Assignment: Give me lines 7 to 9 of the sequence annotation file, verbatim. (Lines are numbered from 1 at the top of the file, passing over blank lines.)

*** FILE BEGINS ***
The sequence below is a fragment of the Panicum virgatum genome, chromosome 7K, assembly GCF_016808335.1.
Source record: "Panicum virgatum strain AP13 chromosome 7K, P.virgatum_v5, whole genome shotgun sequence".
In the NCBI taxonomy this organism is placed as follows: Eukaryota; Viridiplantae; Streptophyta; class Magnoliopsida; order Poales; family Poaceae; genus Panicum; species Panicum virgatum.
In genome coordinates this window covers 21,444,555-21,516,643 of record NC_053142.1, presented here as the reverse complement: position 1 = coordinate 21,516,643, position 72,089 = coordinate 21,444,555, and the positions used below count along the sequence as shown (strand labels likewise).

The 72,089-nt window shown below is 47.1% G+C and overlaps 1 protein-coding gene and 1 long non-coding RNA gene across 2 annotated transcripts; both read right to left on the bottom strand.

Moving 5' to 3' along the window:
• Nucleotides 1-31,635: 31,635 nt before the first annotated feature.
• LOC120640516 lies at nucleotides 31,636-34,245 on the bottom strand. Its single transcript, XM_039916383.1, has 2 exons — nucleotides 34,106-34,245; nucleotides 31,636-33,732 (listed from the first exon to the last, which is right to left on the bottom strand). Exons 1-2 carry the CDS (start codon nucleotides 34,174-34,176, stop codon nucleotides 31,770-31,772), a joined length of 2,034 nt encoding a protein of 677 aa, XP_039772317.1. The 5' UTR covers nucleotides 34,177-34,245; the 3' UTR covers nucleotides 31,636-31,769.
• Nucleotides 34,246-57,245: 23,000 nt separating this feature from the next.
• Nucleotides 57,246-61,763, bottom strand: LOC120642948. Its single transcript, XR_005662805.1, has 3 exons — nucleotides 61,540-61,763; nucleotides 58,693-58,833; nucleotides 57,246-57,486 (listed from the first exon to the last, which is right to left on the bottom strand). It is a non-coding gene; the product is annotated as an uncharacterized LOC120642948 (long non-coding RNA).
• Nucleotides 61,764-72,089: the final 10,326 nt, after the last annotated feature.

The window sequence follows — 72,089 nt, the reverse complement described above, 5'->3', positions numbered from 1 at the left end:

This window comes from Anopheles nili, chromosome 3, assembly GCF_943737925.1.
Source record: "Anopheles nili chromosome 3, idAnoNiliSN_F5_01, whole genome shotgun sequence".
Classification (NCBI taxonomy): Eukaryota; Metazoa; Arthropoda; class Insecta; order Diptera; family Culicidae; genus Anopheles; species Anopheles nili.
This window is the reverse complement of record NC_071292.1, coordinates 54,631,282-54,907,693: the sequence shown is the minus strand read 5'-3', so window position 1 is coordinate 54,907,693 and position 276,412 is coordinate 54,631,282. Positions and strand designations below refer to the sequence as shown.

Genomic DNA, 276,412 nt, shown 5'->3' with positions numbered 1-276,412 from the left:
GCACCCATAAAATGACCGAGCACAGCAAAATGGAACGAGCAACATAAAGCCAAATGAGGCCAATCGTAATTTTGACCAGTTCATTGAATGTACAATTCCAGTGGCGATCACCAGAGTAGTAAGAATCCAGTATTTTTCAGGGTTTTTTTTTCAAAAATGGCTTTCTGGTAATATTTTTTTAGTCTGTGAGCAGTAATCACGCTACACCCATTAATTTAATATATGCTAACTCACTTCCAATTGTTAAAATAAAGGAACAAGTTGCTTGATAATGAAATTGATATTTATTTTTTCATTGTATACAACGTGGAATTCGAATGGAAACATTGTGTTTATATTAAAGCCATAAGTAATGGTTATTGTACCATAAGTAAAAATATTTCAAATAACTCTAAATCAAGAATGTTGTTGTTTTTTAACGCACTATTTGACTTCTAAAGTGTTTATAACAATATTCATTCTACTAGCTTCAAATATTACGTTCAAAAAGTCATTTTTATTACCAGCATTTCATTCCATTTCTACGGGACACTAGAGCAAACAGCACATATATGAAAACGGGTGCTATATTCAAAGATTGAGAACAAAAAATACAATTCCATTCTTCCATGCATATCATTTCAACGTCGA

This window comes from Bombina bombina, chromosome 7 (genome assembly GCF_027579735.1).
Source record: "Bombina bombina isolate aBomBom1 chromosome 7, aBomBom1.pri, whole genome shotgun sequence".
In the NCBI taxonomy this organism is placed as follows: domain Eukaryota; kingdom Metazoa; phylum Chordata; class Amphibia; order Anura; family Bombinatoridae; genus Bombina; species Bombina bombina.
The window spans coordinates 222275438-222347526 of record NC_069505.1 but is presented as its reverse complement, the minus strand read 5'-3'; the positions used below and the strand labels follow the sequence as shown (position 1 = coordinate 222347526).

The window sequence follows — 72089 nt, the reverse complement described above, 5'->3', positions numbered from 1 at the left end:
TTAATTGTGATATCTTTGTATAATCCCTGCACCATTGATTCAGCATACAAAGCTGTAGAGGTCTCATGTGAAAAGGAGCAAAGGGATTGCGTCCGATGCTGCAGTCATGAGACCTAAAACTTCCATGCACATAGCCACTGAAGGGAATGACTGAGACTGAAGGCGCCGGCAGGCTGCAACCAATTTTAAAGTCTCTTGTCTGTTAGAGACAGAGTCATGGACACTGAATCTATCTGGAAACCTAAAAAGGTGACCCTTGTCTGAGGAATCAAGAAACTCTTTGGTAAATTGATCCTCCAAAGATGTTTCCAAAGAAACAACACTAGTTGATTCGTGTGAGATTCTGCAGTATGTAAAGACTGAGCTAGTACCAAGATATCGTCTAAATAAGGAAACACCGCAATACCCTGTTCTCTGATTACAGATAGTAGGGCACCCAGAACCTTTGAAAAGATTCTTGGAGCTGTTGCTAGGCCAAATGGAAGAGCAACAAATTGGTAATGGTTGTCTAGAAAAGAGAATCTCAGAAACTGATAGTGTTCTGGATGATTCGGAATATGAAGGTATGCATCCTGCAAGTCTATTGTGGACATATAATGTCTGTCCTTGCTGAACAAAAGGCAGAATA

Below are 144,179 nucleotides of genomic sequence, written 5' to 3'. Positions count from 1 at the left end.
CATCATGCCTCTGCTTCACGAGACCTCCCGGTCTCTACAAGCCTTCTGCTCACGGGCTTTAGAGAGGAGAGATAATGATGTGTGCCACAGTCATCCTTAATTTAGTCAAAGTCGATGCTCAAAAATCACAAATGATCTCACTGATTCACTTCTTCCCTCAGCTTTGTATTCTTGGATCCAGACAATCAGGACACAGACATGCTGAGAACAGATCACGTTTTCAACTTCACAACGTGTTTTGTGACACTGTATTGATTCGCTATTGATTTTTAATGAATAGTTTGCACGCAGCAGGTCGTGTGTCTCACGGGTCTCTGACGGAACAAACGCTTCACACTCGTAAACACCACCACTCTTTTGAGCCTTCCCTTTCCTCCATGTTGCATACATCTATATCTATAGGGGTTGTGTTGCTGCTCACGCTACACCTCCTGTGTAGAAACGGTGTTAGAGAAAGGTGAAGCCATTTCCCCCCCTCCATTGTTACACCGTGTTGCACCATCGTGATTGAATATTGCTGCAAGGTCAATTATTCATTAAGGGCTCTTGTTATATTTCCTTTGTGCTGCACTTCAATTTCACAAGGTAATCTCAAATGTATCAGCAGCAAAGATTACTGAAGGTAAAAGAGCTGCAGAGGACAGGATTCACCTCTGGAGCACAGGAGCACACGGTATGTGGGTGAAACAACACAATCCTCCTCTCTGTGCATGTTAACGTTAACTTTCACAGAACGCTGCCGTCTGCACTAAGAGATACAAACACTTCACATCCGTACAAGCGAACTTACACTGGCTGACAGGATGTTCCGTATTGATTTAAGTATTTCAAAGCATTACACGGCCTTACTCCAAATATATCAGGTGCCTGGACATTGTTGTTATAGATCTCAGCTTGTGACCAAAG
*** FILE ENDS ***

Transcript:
• Nucleotides 1-31,635: 31,635 nt before the first annotated feature.
• LOC120640516 lies at nucleotides 31,636-34,245 on the bottom strand. Its single transcript, XM_039916383.1, has 2 exons — nucleotides 34,106-34,245; nucleotides 31,636-33,732 (listed from the first exon to the last, which is right to left on the bottom strand). Exons 1-2 carry the CDS (start codon nucleotides 34,174-34,176, stop codon nucleotides 31,770-31,772), a joined length of 2,034 nt encoding a protein of 677 aa, XP_039772317.1. The 5' UTR covers nucleotides 34,177-34,245; the 3' UTR covers nucleotides 31,636-31,769.
• Nucleotides 34,246-57,245: 23,000 nt separating this feature from the next.